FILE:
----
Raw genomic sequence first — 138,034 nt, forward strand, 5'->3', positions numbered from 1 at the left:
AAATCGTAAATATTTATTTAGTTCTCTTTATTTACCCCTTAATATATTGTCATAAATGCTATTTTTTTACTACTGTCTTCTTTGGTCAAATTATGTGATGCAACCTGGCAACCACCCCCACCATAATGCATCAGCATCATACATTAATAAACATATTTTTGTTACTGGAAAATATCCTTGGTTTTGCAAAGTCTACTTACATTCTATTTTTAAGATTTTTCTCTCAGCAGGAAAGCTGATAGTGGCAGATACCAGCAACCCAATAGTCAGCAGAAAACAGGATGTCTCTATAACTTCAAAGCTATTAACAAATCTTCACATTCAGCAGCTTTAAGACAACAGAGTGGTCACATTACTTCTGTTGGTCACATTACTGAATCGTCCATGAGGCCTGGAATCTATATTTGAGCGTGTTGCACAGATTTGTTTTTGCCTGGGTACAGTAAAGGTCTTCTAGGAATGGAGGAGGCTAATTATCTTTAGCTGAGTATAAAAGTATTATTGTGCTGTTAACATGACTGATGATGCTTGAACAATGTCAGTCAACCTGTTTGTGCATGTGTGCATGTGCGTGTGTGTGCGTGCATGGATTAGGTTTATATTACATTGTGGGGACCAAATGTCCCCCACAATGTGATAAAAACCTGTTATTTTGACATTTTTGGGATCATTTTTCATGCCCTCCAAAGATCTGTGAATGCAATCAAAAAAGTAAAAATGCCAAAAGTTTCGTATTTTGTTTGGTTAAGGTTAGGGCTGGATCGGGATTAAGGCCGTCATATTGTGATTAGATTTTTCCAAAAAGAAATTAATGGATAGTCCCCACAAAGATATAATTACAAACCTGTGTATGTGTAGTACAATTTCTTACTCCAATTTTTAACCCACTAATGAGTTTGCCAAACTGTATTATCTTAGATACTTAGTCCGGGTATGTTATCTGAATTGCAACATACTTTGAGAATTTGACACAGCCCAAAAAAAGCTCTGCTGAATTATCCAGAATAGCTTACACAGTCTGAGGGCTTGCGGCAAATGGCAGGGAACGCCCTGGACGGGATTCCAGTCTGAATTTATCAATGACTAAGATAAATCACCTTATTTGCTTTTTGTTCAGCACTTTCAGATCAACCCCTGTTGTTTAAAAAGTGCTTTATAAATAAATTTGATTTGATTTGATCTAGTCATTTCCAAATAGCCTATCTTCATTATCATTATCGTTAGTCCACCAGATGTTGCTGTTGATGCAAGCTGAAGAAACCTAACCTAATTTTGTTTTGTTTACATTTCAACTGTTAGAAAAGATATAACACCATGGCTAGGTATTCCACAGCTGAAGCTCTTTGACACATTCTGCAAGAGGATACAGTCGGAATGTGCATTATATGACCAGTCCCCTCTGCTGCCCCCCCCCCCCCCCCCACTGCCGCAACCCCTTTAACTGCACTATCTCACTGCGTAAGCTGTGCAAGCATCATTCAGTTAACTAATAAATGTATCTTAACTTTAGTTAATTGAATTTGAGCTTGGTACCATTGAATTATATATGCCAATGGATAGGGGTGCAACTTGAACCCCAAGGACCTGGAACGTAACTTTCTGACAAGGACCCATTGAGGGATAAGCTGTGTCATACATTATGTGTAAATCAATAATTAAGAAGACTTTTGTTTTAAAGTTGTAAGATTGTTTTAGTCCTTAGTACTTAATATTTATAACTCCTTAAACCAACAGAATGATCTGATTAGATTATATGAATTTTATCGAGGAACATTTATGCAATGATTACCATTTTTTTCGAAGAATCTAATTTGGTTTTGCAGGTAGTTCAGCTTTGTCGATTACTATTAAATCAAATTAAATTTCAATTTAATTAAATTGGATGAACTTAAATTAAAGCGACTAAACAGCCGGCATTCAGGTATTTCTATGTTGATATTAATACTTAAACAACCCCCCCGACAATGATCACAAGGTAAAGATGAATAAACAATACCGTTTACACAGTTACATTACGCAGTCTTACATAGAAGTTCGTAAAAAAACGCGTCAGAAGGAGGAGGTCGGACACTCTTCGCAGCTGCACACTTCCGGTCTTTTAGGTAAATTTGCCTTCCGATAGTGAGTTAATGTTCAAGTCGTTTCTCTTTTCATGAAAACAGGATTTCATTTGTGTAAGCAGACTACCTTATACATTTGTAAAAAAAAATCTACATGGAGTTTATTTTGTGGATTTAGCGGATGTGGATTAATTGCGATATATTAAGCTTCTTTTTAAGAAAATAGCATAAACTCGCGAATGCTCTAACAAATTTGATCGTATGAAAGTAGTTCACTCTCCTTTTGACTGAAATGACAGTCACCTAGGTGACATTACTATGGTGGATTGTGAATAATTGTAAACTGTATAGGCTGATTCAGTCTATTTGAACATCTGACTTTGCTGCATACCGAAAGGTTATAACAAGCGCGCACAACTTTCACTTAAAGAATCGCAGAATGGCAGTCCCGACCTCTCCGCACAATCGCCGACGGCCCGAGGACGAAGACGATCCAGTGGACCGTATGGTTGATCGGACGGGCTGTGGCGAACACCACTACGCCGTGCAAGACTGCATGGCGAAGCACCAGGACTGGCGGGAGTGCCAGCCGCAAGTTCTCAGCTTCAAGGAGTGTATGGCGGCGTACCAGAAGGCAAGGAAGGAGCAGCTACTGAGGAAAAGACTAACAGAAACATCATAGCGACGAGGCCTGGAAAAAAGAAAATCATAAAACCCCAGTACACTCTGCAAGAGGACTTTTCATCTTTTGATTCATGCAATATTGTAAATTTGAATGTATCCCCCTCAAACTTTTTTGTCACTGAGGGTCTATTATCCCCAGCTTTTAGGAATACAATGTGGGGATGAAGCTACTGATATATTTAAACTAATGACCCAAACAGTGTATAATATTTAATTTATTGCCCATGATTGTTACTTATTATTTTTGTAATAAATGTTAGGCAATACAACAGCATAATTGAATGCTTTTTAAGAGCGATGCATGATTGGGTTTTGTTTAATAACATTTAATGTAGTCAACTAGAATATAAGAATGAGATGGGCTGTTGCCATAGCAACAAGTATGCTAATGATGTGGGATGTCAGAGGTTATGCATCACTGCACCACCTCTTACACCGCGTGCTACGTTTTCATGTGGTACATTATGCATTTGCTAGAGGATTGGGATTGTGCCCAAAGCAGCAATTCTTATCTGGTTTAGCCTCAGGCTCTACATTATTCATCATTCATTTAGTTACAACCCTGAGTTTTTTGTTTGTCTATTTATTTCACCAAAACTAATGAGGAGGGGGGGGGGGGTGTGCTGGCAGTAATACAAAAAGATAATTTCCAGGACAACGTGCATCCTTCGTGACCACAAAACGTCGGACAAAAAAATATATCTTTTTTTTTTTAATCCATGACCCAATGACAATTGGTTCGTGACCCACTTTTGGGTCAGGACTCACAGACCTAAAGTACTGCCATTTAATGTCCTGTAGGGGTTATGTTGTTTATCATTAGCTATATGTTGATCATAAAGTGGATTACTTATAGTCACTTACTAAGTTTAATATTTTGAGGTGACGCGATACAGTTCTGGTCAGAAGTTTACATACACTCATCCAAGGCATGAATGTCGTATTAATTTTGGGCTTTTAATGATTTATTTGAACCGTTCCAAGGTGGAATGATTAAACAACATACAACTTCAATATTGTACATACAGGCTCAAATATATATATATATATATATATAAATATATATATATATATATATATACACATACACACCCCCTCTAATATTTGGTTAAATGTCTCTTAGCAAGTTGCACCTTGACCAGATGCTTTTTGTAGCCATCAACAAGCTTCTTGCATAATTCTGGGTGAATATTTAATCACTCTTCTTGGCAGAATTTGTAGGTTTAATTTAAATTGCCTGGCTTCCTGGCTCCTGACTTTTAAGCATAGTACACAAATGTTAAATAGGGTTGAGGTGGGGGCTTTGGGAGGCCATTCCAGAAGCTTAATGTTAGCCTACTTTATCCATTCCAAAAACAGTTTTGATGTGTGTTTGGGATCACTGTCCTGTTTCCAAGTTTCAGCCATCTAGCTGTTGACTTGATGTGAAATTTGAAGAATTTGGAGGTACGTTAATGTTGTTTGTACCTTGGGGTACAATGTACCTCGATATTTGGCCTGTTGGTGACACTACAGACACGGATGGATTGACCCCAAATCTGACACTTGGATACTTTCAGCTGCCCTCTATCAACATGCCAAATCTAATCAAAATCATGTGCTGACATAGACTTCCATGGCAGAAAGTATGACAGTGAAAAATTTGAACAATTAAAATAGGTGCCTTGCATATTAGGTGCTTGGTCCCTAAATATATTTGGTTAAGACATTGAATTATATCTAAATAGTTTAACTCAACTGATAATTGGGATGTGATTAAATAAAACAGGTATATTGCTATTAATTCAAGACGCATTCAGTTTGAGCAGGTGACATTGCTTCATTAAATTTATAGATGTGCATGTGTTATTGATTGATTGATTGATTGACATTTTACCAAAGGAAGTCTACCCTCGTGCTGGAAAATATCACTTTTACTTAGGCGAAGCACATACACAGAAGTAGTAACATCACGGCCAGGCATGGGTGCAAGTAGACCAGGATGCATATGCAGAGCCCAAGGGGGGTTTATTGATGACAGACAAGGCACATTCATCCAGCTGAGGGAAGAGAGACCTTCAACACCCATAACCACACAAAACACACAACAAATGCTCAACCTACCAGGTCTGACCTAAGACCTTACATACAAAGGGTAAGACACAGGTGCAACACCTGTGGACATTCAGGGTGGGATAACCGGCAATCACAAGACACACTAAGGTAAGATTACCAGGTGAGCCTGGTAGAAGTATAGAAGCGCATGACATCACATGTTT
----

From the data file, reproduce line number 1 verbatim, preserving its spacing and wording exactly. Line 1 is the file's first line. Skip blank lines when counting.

Raw genomic sequence first — 138,034 nt, forward strand, 5'->3', positions numbered from 1 at the left: